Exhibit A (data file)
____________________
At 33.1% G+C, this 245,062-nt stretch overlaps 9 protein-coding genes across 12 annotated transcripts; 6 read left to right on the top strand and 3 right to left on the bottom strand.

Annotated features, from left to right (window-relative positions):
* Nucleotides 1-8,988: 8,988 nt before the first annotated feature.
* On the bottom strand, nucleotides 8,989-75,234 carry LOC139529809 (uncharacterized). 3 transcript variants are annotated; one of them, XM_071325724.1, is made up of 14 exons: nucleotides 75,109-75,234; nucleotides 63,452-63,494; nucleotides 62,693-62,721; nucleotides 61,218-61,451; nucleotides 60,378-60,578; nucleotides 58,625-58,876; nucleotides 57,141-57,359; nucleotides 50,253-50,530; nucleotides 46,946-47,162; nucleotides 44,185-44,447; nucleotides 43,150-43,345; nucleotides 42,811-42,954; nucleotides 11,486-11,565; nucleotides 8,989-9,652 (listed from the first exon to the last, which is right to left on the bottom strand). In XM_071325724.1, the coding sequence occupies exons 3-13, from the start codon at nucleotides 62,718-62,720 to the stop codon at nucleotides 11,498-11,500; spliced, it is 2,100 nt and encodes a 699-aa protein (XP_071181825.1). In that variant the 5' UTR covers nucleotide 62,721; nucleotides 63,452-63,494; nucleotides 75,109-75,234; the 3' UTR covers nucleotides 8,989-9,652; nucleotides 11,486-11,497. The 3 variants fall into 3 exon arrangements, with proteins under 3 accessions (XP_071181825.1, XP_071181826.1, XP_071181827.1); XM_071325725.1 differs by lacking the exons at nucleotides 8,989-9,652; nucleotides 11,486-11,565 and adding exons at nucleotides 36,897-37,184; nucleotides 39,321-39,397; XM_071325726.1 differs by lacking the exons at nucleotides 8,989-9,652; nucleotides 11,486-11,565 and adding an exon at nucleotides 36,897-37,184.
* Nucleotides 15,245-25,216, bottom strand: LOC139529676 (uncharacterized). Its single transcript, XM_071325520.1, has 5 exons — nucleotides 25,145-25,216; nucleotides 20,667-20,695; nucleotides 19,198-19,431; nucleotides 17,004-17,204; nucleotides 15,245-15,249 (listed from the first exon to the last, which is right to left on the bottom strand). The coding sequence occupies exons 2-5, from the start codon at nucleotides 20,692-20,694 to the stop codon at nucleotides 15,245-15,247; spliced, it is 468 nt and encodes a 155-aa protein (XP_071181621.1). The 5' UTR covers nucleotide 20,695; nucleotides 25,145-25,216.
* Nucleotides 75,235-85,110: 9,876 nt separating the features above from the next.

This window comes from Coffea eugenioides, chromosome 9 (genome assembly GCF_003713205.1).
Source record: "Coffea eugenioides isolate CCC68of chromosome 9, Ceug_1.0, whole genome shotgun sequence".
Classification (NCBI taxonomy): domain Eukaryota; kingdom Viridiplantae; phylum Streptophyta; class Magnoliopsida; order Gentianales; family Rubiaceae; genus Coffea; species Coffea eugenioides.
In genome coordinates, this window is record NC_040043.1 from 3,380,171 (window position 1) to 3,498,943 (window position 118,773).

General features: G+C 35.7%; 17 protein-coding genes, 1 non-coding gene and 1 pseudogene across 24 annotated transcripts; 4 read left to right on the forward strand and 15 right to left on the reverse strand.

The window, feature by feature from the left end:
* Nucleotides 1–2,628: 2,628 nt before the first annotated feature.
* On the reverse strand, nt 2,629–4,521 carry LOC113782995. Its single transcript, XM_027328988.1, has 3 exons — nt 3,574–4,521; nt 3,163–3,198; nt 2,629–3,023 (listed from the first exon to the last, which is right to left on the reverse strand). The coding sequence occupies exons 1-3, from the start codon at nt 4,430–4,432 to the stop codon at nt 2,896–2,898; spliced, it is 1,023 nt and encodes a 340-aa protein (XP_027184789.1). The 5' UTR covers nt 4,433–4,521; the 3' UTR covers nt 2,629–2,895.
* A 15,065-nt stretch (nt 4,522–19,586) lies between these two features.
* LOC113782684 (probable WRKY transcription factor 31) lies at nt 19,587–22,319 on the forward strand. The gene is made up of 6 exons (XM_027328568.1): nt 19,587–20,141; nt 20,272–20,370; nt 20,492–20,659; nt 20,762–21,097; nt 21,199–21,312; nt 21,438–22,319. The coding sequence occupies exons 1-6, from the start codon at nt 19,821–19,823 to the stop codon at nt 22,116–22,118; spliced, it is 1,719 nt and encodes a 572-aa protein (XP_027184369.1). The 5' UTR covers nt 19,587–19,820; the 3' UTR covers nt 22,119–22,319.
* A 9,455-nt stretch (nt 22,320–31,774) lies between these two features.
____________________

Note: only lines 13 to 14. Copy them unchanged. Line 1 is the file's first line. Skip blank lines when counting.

* Nucleotides 1–2,628: 2,628 nt before the first annotated feature.
* On the reverse strand, nt 2,629–4,521 carry LOC113782995. Its single transcript, XM_027328988.1, has 3 exons — nt 3,574–4,521; nt 3,163–3,198; nt 2,629–3,023 (listed from the first exon to the last, which is right to left on the reverse strand). The coding sequence occupies exons 1-3, from the start codon at nt 4,430–4,432 to the stop codon at nt 2,896–2,898; spliced, it is 1,023 nt and encodes a 340-aa protein (XP_027184789.1). The 5' UTR covers nt 4,433–4,521; the 3' UTR covers nt 2,629–2,895.